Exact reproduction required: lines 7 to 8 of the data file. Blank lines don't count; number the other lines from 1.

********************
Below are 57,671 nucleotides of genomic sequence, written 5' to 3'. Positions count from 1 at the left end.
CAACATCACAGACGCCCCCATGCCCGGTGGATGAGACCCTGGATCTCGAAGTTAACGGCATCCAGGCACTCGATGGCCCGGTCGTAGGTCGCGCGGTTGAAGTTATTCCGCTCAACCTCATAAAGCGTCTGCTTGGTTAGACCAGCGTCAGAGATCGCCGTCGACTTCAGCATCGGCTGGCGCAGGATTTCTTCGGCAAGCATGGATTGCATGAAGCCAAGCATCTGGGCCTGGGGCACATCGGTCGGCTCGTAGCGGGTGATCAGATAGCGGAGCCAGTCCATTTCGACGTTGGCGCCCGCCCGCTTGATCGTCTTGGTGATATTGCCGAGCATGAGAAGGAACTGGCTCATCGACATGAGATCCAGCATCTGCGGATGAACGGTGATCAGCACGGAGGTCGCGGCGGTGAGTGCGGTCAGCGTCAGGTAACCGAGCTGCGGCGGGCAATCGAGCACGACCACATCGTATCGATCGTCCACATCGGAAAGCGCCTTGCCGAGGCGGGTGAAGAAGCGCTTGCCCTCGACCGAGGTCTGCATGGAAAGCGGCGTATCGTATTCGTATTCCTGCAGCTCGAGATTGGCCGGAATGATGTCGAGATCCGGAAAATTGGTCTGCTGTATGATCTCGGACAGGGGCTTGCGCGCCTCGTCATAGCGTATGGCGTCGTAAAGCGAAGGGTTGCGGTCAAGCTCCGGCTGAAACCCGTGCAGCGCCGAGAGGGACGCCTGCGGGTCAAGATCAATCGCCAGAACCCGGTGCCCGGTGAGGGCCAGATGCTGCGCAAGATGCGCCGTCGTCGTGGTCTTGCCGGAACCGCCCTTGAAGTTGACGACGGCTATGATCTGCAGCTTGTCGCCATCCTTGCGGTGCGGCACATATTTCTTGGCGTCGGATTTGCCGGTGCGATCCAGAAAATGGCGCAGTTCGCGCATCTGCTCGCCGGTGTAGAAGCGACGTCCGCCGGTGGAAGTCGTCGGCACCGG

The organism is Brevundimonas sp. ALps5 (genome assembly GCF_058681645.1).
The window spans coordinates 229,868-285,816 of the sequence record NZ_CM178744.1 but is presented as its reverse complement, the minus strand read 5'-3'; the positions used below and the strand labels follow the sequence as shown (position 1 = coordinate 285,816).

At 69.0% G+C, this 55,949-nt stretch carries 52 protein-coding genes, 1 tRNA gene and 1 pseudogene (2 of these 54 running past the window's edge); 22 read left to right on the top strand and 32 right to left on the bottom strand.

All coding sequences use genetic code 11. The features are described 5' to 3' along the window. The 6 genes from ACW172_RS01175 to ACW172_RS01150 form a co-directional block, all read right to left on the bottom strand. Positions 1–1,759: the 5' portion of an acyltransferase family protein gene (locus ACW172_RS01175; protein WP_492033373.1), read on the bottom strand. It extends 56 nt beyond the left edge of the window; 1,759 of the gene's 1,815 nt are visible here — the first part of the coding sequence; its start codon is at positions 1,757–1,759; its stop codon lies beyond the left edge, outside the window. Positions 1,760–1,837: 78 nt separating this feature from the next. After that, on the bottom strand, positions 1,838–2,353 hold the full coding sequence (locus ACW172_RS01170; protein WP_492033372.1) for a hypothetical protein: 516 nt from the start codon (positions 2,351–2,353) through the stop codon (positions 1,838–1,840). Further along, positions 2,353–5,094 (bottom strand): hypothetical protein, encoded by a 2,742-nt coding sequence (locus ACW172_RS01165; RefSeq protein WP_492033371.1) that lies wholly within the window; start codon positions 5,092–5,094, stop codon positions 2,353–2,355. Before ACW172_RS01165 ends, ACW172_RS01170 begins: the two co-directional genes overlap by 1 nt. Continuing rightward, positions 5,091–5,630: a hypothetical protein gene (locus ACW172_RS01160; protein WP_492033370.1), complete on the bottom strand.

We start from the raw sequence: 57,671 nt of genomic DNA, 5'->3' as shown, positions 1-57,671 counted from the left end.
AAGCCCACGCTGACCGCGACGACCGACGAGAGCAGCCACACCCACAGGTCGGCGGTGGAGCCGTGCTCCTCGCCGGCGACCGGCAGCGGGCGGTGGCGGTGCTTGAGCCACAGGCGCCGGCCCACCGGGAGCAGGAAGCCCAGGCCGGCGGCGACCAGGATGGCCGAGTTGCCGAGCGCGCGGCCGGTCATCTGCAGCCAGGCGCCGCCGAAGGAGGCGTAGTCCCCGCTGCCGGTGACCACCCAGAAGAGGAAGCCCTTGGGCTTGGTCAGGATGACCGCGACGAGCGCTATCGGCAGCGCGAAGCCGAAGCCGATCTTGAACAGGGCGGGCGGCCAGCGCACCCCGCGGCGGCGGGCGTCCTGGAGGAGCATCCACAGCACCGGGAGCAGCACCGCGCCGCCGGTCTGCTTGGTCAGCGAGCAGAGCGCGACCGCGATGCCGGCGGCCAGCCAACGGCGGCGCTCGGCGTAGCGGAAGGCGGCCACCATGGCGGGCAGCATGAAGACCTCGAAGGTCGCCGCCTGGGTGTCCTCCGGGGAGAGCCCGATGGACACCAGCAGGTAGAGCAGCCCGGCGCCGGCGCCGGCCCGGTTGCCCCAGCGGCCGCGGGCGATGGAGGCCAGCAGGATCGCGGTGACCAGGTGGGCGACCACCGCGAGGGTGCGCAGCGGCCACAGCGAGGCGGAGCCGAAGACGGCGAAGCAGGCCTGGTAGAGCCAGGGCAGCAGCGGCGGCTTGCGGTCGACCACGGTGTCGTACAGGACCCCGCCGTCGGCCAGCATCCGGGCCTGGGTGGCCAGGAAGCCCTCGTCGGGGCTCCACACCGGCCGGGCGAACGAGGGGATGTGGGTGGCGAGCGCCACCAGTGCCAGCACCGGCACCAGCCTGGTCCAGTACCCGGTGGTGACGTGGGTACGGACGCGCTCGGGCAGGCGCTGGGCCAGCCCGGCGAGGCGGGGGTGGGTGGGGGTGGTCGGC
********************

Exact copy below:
We start from the raw sequence: 57,671 nt of genomic DNA, 5'->3' as shown, positions 1-57,671 counted from the left end.
AAGCCCACGCTGACCGCGACGACCGACGAGAGCAGCCACACCCACAGGTCGGCGGTGGAGCCGTGCTCCTCGCCGGCGACCGGCAGCGGGCGGTGGCGGTGCTTGAGCCACAGGCGCCGGCCCACCGGGAGCAGGAAGCCCAGGCCGGCGGCGACCAGGATGGCCGAGTTGCCGAGCGCGCGGCCGGTCATCTGCAGCCAGGCGCCGCCGAAGGAGGCGTAGTCCCCGCTGCCGGTGACCACCCAGAAGAGGAAGCCCTTGGGCTTGGTCAGGATGACCGCGACGAGCGCTATCGGCAGCGCGAAGCCGAAGCCGATCTTGAACAGGGCGGGCGGCCAGCGCACCCCGCGGCGGCGGGCGTCCTGGAGGAGCATCCACAGCACCGGGAGCAGCACCGCGCCGCCGGTCTGCTTGGTCAGCGAGCAGAGCGCGACCGCGATGCCGGCGGCCAGCCAACGGCGGCGCTCGGCGTAGCGGAAGGCGGCCACCATGGCGGGCAGCATGAAGACCTCGAAGGTCGCCGCCTGGGTGTCCTCCGGGGAGAGCCCGATGGACACCAGCAGGTAGAGCAGCCCGGCGCCGGCGCCGGCCCGGTTGCCCCAGCGGCCGCGGGCGATGGAGGCCAGCAGGATCGCGGTGACCAGGTGGGCGACCACCGCGAGGGTGCGCAGCGGCCACAGCGAGGCGGAGCCGAAGACGGCGAAGCAGGCCTGGTAGAGCCAGGGCAGCAGCGGCGGCTTGCGGTCGACCACGGTGTCGTACAGGACCCCGCCGTCGGCCAGCATCCGGGCCTGGGTGGCCAGGAAGCCCTCGTCGGGGCTCCACACCGGCCGGGCGAACGAGGGGATGTGGGTGGCGAGCGCCACCAGTGCCAGCACCGGCACCAGCCTGGTCCAGTACCCGGTGGTGACGTGGGTACGGACGCGCTCGGGCAGGCGCTGGGCCAGCCCGGCGAGGCGGGGGTGGGTGGGGGTGGTCGGC